UK customer service: getting worse?
Over recent years, we’ve seen organisations focus heavily on customer service. Greater competition, even in mature markets, and increasingly demanding consumers have moved service and the customer experience up the business agenda. The rise of social media has also provided a global channel where customers can quickly share their views, redrawing the relationship between consumers and brands.
Since 2009, the Institute of Customer Service (ICS) has been tracking customer service, and its impact, through its six monthly UK Customer Satisfaction Index (UKCSI). Based on over 40,000 survey responses from more than 12,000 consumers and covering 189 companies in 13 sectors, it measures satisfaction with key measures such as professionalism, quality, efficiency, problem solving and complaint handling.
Up until the beginning of last year, the UKCSI had been on a continuously upward trajectory, moving from an average of 72 out of 100 in 2009 up to a high point of 78.2 in January 2013. But since then results have been falling, with the latest figures showing a score of 77.1. Only one (banking and building societies) out of the 13 sectors surveyed actually improved its performance, and 81 organisations saw their scores fall by at least one point. Even Amazon, the highest scoring company, dropped a point in its evaluation over the last 12 months.
This marks a year of decline in customer satisfaction levels. So, have UK companies given up on customer service? Clearly not, though the gap between best and worst seems to be widening. Looking to explain the findings, the ICS points to factors such as cuts driven by the recession, and a short term, quarterly focus rather than organisations taking a longer term view with their strategies and investments.
Perhaps the strongest reason for the drop is the unrelenting growth in customer expectations. Driven by our mobile, always-on world, consumers continually expect more, even from the best brands. What was outstanding a year ago is now merely acceptable, so woe betide any organisation that stands still. Consumers also judge companies irrespective of sector, expecting the same high standards from a utility or public body as from a retailer.
The ICS figures are backed up by Forrester’s studies into the customer experience. The analyst feels that the majority of companies are still in the first phase of customer experience (Repair) which sees them fighting fires and fixing issues as they occur. There are another three phases beyond this, culminating in Differentiate, where organisations set themselves apart and gain a competitive edge through the customer experience. The UKCSI figures should act as a wake-up call to UK organisations, and provide a warning against any complacency. Now is the time to review your current customer service projects to ensure they remain on track and have not lost priority compared to other, new initiatives. Four areas that we at Eptica believe they should focus on are:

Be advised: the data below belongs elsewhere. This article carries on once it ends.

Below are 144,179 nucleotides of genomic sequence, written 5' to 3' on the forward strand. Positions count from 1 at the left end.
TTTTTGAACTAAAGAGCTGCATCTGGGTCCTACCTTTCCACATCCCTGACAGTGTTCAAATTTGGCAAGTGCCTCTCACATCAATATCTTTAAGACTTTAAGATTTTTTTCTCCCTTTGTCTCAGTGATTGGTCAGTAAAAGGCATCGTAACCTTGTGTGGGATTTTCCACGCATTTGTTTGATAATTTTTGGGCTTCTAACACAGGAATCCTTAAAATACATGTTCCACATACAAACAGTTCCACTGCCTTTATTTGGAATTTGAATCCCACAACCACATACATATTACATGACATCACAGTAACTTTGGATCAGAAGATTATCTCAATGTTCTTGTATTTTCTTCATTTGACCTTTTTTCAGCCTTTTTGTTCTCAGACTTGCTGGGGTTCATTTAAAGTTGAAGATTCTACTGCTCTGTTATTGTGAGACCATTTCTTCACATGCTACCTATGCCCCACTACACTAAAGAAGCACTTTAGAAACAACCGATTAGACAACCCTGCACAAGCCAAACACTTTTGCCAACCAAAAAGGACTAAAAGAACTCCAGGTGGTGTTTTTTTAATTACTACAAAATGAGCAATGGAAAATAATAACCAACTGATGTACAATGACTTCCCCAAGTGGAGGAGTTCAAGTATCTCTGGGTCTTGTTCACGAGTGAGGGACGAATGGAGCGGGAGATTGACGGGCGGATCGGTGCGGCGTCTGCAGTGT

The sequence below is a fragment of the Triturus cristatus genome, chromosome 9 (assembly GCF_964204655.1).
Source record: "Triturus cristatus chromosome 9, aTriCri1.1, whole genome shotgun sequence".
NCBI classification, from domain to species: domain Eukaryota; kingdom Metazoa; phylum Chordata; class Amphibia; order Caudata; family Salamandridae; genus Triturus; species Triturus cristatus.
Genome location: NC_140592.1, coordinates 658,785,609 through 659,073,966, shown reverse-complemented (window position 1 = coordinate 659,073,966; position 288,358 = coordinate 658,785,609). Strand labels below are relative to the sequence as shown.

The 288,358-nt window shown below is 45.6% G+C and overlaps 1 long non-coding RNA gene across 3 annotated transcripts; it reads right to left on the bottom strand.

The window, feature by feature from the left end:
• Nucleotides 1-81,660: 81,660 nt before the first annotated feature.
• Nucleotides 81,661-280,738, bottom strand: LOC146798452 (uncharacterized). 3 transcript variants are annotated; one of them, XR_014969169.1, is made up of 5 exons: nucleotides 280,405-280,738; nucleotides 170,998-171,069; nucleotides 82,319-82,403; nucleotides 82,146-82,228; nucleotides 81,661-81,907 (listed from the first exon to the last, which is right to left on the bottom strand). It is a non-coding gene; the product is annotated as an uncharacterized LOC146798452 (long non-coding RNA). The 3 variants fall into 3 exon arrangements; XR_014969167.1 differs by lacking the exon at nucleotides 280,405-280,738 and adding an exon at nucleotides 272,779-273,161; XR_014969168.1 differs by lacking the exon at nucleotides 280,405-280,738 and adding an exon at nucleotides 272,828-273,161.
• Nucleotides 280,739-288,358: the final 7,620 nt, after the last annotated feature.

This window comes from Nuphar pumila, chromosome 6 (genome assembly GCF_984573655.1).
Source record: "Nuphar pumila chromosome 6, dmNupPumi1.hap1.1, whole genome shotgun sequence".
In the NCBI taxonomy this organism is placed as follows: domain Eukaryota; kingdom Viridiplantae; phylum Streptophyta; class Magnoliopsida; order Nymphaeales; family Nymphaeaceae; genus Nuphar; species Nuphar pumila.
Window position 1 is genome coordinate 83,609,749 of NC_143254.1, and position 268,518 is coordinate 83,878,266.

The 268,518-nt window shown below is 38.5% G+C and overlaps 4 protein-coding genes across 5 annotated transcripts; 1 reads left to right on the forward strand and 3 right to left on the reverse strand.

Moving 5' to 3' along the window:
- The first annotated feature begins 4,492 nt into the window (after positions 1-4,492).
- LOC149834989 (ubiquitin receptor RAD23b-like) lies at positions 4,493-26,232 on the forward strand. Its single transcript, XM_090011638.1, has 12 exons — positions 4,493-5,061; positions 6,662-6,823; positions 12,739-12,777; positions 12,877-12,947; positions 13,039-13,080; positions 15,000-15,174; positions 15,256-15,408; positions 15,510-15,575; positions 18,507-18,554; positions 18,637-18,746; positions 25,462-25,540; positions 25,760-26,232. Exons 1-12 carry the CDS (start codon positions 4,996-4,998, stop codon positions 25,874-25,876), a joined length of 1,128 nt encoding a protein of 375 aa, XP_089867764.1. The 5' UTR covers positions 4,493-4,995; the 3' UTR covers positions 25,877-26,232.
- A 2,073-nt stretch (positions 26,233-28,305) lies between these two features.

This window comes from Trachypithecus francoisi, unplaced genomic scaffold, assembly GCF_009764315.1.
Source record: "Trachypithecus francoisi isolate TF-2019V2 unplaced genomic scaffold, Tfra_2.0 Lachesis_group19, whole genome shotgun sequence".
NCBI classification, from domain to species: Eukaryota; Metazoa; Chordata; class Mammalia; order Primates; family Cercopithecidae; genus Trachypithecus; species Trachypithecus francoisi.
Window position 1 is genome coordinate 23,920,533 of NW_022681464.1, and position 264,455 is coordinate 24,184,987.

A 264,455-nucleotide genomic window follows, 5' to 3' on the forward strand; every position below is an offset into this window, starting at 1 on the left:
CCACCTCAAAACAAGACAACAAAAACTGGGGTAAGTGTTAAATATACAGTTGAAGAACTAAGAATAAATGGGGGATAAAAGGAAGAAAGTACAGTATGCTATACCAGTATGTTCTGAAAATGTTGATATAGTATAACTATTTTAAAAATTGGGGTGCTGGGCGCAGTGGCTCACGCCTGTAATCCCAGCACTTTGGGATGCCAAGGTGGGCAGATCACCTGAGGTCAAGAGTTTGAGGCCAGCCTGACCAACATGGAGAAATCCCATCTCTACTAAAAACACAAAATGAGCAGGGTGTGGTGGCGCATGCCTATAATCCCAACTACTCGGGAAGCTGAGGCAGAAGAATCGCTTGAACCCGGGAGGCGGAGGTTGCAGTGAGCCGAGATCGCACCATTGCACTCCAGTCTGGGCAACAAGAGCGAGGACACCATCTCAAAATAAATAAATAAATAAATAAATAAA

1. Continually evaluate the experience you provide
Customer service is continually evolving, so your processes need to be flexible to adapt to changing consumer needs. Review everything you do regularly, and make sure you look beyond metrics to find out how satisfied your customers actually are.
2. Benchmark against the best
Obviously you need to look at how you perform against your nearest competitors, but go further afield. What can you discover from organisations in other industries or countries? Make sure you are continually learning from your peers in order to deliver the right experience.
3. Don’t forget the basics
What you think of as small issues can be critical barriers for customers. So while you need to look at the big picture, make sure that the customer journey is as seamless as practically possible, and that you act on feedback to smooth any rough edges from the experience. For example, if you say you are going to respond to an email within a set timeframe, then keep your promise. Otherwise you risk losing customer trust, even if you do eventually deliver what they are looking for.
4. Think long term
As the ICS points out, companies need to take a strategic view of the customer experience, and invest continually over the long term. It has to run through the DNA of the organisation, from top to bottom, with everyone realising that customer experience is part of their role, whatever their actual job is. Yes, it should be led by the CEO, but the whole company has to be behind it.